Roy Clifton Fox - The Whispering Cornetist: (Denver, Colorado. October 25, 1901 – London. March 20, 1982)

Roy Fox was an American-born British dance bandleader. One of the earliest jazzmen in America who was lured to fame in the United Kingdom. He was immaculately dressed in tails which were designed so he looked good from the back. He also led some of the best musicians in the 1930’s.

Roy FoxRoy Fox with Abe Lyman 1919Roy Fox and his band 1930Roy Fox and his band Monseigneur1932Roy FoxRoy Fox with the Jay Whidden band. Melbourne 1946Roy Fox with the Jay Whidden band. Melbourne 1946Geraldo, Roy Fox and Henry Hall 1970'sRoy Fox's Ink Blotter
  • 1918. At only 16 he first began playing lead trumpet with Abe Lyman’s Band at the Sunset Inn in Santa Monica. The band included trombonist Miff Mole, clarinettist Gussie Miller, and pianist Gus Arnheim.

  • 1920 - 22. He formed his first band and took it on the road, performing regularly at the Club Royale, next to the MGM Studios .

  • In 1925 Fox began making records and broadcasting live from the Biltmore Hotel with Art Hickman & His Orchestra. The band toured and finally Fox ended up in New York City, where he put together a band and played the Avalon and Beaux Arts clubs.

  • In 1927, Fox did nightly radio broadcasts from Hollywood's Ambassador Hotel with the Gus Arnheim's Cocoanut Grove Orchestra as well as more live broadcasts with his own band from the Montmartre Café on Hollywood Boulevard. He was also employed at the Fox Film Studios, supervising their Musical Production Department.

  • 1929. Roy Fox was invited with his American band to, come to London and play at the Café de Paris.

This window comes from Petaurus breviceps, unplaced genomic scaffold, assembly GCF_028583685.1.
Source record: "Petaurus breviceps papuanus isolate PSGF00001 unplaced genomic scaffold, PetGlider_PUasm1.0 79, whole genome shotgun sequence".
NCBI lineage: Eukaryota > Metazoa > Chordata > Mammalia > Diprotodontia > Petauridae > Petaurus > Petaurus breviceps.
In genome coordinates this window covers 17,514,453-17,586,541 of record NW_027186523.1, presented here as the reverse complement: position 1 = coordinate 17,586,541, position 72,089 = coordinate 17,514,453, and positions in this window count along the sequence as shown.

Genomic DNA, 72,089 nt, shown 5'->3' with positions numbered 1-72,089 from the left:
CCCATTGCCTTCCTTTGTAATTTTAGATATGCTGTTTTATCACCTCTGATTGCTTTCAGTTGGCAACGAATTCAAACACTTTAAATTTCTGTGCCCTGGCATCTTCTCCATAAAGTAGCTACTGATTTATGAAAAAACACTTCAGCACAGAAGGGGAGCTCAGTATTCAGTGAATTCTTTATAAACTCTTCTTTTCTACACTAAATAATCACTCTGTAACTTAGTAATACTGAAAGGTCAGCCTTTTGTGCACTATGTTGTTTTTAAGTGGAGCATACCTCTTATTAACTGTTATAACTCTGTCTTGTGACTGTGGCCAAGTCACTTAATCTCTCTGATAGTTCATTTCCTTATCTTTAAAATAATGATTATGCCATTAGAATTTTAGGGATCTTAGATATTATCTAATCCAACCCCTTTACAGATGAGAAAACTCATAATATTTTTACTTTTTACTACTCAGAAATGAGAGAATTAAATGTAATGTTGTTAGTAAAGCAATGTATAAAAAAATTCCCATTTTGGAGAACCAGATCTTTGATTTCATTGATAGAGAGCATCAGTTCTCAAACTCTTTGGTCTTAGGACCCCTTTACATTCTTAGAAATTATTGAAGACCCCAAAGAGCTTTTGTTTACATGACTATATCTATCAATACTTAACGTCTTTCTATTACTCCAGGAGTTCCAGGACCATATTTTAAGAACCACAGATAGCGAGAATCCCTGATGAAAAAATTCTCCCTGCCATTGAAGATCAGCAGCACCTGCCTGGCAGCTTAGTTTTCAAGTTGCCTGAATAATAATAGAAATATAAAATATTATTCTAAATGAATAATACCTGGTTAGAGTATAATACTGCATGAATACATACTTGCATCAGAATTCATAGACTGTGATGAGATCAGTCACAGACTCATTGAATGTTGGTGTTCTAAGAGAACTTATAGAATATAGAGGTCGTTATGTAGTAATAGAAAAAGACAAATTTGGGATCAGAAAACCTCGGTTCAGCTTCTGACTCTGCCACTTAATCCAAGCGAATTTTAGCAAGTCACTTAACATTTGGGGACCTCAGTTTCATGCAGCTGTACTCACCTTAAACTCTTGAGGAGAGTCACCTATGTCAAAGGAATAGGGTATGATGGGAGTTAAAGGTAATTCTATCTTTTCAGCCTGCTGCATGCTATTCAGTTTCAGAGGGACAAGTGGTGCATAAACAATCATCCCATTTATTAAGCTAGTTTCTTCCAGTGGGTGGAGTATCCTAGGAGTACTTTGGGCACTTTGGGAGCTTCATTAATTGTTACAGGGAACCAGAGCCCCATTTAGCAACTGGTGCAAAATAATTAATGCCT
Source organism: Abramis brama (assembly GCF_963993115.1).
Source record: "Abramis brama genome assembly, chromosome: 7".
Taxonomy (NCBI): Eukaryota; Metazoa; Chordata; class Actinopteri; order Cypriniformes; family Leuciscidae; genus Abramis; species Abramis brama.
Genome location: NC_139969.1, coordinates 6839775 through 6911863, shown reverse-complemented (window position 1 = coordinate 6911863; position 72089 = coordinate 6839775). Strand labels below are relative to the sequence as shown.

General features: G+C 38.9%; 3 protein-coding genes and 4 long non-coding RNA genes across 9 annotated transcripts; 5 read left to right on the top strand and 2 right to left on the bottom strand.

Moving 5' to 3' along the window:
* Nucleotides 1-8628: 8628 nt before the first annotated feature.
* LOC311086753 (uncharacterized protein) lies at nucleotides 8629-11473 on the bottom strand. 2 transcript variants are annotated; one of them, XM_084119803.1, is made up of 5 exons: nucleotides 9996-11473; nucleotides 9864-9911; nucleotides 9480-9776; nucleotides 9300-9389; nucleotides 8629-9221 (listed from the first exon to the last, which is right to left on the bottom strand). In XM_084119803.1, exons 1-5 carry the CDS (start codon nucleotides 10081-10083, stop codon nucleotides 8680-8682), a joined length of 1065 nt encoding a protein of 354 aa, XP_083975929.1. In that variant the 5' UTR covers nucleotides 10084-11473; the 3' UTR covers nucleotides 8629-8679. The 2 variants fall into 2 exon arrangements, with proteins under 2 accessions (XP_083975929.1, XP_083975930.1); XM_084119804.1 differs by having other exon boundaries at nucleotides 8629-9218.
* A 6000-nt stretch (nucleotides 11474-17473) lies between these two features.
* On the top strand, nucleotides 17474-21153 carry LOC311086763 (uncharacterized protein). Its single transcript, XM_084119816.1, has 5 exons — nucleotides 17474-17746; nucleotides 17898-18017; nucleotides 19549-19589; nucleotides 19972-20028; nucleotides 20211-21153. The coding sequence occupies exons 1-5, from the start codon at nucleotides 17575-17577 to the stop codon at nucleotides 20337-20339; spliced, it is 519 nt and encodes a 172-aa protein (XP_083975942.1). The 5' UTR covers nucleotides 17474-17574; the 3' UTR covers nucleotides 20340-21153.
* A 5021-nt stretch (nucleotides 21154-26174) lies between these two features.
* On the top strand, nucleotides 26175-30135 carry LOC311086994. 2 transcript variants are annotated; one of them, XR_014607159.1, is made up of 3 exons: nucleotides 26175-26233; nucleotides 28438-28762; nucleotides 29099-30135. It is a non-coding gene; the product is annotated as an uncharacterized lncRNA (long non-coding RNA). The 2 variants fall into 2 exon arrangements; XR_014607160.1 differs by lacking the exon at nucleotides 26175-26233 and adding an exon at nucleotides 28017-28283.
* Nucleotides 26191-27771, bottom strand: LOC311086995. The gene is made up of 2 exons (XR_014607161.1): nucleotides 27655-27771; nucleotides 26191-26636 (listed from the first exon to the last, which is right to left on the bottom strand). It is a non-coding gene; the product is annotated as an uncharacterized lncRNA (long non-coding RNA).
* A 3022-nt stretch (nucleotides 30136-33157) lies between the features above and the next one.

• September 29, 1930. Roy Fox and his American band opened at the Café de Paris for a two month stint. He did a few recording for Decca with vocalist Kenneth Allen. When the contract ended. The band went back to America but Roy Fox was offered a contract to play at the newly opened Monseigneur Restaurant in Piccadilly

  • May 27, 1931. Roy Fox opened at the Monseigneur Restaurant with a 10 piece British band: Nat Gonella, Sid Buckman (trumpets); Joe Ferrie (trombone); Billy Amstell and Ernest Ritte (alto sax); Harry Berley (tenor sax and viola)’ Lew Stone (piano, arranger); Don Stuteley (bass); Bill Harty (drums) and Al Bowlly (guitar & vocals). Roy Fox occasionally playing his “Whispering Cornet’. Lew Stone and Bill Harty apparently brought along Al Bowlly after finding him busking.

  • In late 1931, Roy Fox fell ill with pleurisy and his doctors sent him to Switzerland to recover; leaving Lew Stone in charge. Roy Fox was absent from November 1931 to April 1932. On his return, he resumed control of the band but when the band's contract came up for renewal in the autumn of 1932, Roy Fox and the management at the Monseigneur couldn't agree on terms. The management, then offered the job to Lew Stone. Most of the band wanted to stay with Lew Stone, including Al Bowlly. Roy Fox tried to hold onto "his" most valuable singer but lost in court.

  • October 1932. He then formed another great band with Sid Buckman at the Cafe Anglais in Leicester Square. They gathered, Harry Gold (tenor sax), Jack Nathan (piano), Ivor Mairants (guitar), Maurice Burman (drums) and Eric Tann (trombone), plus Jack Plant (vocals).